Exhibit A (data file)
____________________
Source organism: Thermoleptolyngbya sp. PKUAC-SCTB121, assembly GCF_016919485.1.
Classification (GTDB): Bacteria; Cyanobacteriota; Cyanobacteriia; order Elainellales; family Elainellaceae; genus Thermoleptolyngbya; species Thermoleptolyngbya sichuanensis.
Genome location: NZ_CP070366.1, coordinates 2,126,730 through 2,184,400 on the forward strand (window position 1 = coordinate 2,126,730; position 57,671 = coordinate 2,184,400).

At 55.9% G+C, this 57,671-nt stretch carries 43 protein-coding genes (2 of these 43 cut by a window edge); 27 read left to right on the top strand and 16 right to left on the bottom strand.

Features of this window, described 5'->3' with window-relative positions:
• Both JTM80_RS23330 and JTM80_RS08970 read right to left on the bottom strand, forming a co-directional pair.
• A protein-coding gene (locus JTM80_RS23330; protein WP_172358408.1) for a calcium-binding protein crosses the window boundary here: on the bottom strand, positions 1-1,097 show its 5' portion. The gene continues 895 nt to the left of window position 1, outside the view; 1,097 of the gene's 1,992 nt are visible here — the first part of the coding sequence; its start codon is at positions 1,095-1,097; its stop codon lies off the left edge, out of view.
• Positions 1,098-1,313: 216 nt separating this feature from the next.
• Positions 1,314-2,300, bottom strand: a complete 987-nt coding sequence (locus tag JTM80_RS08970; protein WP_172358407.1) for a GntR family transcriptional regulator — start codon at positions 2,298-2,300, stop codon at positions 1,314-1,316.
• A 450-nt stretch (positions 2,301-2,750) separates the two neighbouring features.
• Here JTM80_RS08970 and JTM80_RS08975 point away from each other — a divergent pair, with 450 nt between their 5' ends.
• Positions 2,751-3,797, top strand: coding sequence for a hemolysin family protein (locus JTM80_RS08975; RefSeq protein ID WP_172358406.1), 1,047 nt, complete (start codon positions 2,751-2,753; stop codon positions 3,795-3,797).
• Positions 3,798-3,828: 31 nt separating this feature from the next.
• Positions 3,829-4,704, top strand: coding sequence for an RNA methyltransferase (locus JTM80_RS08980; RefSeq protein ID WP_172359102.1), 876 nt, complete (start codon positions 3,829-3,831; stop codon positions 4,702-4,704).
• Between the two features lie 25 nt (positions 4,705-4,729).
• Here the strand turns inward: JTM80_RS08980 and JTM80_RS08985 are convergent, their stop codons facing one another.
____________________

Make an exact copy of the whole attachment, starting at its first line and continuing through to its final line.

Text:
Source organism: Thermoleptolyngbya sp. PKUAC-SCTB121, assembly GCF_016919485.1.
Classification (GTDB): Bacteria; Cyanobacteriota; Cyanobacteriia; order Elainellales; family Elainellaceae; genus Thermoleptolyngbya; species Thermoleptolyngbya sichuanensis.
Genome location: NZ_CP070366.1, coordinates 2,126,730 through 2,184,400 on the forward strand (window position 1 = coordinate 2,126,730; position 57,671 = coordinate 2,184,400).

At 55.9% G+C, this 57,671-nt stretch carries 43 protein-coding genes (2 of these 43 cut by a window edge); 27 read left to right on the top strand and 16 right to left on the bottom strand.

Features of this window, described 5'->3' with window-relative positions:
• Both JTM80_RS23330 and JTM80_RS08970 read right to left on the bottom strand, forming a co-directional pair.
• A protein-coding gene (locus JTM80_RS23330; protein WP_172358408.1) for a calcium-binding protein crosses the window boundary here: on the bottom strand, positions 1-1,097 show its 5' portion. The gene continues 895 nt to the left of window position 1, outside the view; 1,097 of the gene's 1,992 nt are visible here — the first part of the coding sequence; its start codon is at positions 1,095-1,097; its stop codon lies off the left edge, out of view.
• Positions 1,098-1,313: 216 nt separating this feature from the next.
• Positions 1,314-2,300, bottom strand: a complete 987-nt coding sequence (locus tag JTM80_RS08970; protein WP_172358407.1) for a GntR family transcriptional regulator — start codon at positions 2,298-2,300, stop codon at positions 1,314-1,316.
• A 450-nt stretch (positions 2,301-2,750) separates the two neighbouring features.
• Here JTM80_RS08970 and JTM80_RS08975 point away from each other — a divergent pair, with 450 nt between their 5' ends.
• Positions 2,751-3,797, top strand: coding sequence for a hemolysin family protein (locus JTM80_RS08975; RefSeq protein ID WP_172358406.1), 1,047 nt, complete (start codon positions 2,751-2,753; stop codon positions 3,795-3,797).
• Positions 3,798-3,828: 31 nt separating this feature from the next.
• Positions 3,829-4,704, top strand: coding sequence for an RNA methyltransferase (locus JTM80_RS08980; RefSeq protein ID WP_172359102.1), 876 nt, complete (start codon positions 3,829-3,831; stop codon positions 4,702-4,704).
• Between the two features lie 25 nt (positions 4,705-4,729).
• Here the strand turns inward: JTM80_RS08980 and JTM80_RS08985 are convergent, their stop codons facing one another.